New Year's Revolution

New Year’s Resolutions

Happy New Year! Good luck finding open equipment at the gym in the next few weeks. It’s the time of year for reflection and resolutions to get healthier and happier in 2014. Many new faces will join gyms across the nation with the hopes of improving their health and dropping inches. Statistics show that the #1 New Year’s resolution is to lose weight, and only 8% are successful. How can so many people have the same goal every year, yet fail?

The problem with Resolutions

Don’t worry about the over-crowded gym because in 2 to 4 weeks everything will be back to normal. The problem is people make too many resolutions AND they start them all at once. I’m guessing you’re busy enough already, but now you want to start exercising more often, eating a healthier diet which means cooking your own meals, drink less and go to sleep earlier. How will you fit all of this into your already busy schedule and still get to bed earlier without having a drink or 4 because you’re now stressed out to the max, all because you’ve just added more responsibility to your life? Holy crap! The other issue with fitness resolutions specifically, and this may be the biggest, is the fact that they are typically appearance based. If you keep catching a cold would you want to treat the symptoms with medicine, or stop getting sick in the first place? Is losing weight going to make you happier, or is there a deeper and more underlying issue you need to deal with before finally realizing your goals?

Psychology behind real change

“Your current behaviors are simply a reflection of your current identity. What you do now is a mirror image of the type of person you believe that you are (either consciously or subconsciously). To change your behavior for good, you need to start believing new things about yourself.”

Only when you realize who you are and who you WANT to be, will you be able make a goal or resolution and see it through to the end. Habits are another reason we have a tough time sticking to our resolutions. Think about how long it took you to get to this current place, and what your daily habits are that have made it so. We are naturally resistant to change so when it comes to breaking old habits or starting new ones, it is very important not to overwhelm yourself.

How you can stick with it

So you’ve figured out who you are (or want to be) and you have recognized your good and bad habits. Now what? The good news is the very act of making resolutions improves your odds of success. People who explicitly make resolutions are 10 times more likely to attain their goals than people who don’t explicitly make resolutions. Here are some good tips to keep you on track in 2014:

  • Get support. If you have a friend or family member with similar goals, try doing it together. Hire a personal trainer to hold you accountable and keep you motivated. Join a class that you would enjoy and surround yourself with others who are there for the same reasons.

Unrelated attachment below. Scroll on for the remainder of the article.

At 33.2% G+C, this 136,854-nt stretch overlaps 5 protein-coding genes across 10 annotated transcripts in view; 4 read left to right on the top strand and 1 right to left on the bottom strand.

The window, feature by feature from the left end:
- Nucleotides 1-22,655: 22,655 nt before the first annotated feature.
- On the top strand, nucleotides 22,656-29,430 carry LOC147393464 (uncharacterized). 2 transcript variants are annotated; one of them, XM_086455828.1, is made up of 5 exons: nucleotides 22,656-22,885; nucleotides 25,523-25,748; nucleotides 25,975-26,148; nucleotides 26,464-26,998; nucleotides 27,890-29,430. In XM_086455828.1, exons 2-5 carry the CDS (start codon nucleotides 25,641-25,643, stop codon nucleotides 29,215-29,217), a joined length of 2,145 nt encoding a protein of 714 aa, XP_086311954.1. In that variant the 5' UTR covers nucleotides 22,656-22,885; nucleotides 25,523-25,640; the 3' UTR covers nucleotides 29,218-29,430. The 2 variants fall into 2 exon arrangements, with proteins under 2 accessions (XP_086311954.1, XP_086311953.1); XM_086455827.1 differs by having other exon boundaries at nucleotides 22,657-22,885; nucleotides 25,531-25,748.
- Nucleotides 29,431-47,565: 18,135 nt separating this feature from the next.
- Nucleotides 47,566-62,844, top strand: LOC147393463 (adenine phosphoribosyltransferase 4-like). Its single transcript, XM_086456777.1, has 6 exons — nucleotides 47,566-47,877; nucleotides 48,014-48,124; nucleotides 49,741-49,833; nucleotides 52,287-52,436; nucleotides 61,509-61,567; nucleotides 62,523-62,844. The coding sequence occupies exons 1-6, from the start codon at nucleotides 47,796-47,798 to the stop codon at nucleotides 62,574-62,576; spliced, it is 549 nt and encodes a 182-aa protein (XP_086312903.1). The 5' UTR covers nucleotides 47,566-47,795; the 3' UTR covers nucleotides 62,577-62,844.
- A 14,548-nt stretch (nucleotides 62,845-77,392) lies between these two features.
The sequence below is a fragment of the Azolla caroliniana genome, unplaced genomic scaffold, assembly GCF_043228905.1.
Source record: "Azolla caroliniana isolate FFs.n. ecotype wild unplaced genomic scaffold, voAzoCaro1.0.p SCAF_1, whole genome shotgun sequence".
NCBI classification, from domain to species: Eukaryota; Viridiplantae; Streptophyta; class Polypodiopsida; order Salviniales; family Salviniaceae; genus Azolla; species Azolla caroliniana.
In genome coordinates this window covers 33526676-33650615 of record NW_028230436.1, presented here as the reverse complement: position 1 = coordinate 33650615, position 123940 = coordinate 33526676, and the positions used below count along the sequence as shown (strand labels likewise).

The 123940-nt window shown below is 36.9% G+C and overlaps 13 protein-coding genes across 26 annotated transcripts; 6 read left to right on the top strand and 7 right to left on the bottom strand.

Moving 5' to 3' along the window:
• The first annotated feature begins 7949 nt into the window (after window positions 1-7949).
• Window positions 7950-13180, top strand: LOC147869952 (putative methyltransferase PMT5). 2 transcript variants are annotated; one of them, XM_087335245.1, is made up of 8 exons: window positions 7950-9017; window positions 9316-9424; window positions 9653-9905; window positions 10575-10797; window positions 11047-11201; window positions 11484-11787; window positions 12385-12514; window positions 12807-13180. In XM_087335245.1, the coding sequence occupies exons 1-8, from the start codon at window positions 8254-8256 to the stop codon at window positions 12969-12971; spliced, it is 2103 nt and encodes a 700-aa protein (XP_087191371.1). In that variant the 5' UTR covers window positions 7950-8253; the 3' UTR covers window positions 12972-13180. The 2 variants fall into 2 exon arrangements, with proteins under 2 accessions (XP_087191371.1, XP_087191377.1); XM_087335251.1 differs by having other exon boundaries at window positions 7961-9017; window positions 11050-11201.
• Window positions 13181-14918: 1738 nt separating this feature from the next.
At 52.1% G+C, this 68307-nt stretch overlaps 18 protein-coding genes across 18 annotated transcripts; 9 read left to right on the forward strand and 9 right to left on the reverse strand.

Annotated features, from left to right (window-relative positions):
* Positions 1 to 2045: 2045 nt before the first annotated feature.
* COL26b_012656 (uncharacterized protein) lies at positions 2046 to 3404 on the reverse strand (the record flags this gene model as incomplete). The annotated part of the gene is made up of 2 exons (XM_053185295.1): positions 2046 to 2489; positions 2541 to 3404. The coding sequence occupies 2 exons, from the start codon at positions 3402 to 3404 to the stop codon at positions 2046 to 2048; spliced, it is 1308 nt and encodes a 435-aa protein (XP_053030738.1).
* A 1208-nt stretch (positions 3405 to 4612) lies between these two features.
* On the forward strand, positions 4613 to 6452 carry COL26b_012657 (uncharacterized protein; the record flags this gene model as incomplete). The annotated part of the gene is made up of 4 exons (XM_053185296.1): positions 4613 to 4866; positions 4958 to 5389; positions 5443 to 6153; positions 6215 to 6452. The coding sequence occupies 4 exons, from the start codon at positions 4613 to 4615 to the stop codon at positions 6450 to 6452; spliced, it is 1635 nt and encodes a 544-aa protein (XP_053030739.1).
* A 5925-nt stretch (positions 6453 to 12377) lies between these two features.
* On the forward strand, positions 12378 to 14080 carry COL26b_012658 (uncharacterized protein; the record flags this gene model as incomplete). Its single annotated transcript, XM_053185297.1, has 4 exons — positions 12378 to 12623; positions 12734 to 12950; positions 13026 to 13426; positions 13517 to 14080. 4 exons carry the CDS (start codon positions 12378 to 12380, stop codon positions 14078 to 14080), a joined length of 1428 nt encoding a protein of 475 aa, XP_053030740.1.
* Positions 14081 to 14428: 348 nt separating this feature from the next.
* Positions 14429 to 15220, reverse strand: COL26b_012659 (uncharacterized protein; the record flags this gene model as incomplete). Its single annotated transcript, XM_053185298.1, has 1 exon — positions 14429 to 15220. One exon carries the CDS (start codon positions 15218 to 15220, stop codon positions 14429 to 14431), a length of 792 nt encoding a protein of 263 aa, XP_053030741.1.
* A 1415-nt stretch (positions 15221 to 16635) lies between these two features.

• Don’t overwhelm yourself with too many changes. Pick a few resolutions that are most important to you and focus on them. If you’re finding success a few months from now, you can possibly add more.
  • Start small. If your goal is to eat healthier but you don’t currently cook, don’t set yourself up for failure by trying to make all of your meals. Pick one meal a day to prepare for yourself, or pick one day a week to prepare as many meals as possible. If you want to exercise five days a week but you’re currently working out none, then pick three days and schedule 30 minutes for yourself to exercise. And do not schedule anything else during or around those times.
  • Make a detailed plan of action. How are you going to lose weight, or run longer, or get back into pre baby shape? Telling yourself you are going to lose 20 lbs is great! Do you know how you will be doing this? Be specific with your goals and write them down. I will lose 20 lbs by: Eating out only once per week. Having only 3 drinks per week. Lifting weights Tuesdays and Thursdays and doing cardio every other day.
  • Set realistic expectations. Part of planning is to anticipate slipping up from time to time. If you’re going on a low carb diet, plan a cheat day and eat whatever you want on that day. Not only does your body need those carbs for energy, but having a day to look forward to will help you emotionally throughout the process. If weight loss is your goal, a pound lost per week is the healthiest way to lose weight. So 3 months from now when you’re 12 pounds lighter but were expecting to lose 20 and now you’re frustrated, know that you have done a great job and maybe your expectations were too high. Reset them and keep going!
  • Break your goals into smaller goals. If you can deadlift 225 lbs but your goal is to hit 400 lbs by July, it’s much easier to stay on track by breaking it down 5 lbs at a time or weeks at a time. Every time you hit that small goal you feel accomplished and it keeps you motivated.

New Year’s Resolutions can be an effective way to make changes in your life if you take the necessary steps. Talking about it with friends, making a list that you misplace, or paying someone to help you reach your goals will not help in the end if you don’t truly want it for yourself first. Make 2014 the year you finally come through for yourself!

If anyone has past successes or failures they would like to discuss, or any ideas that have worked for them please leave a comment.

Good luck in 2014 (although luck has nothing to do with it)!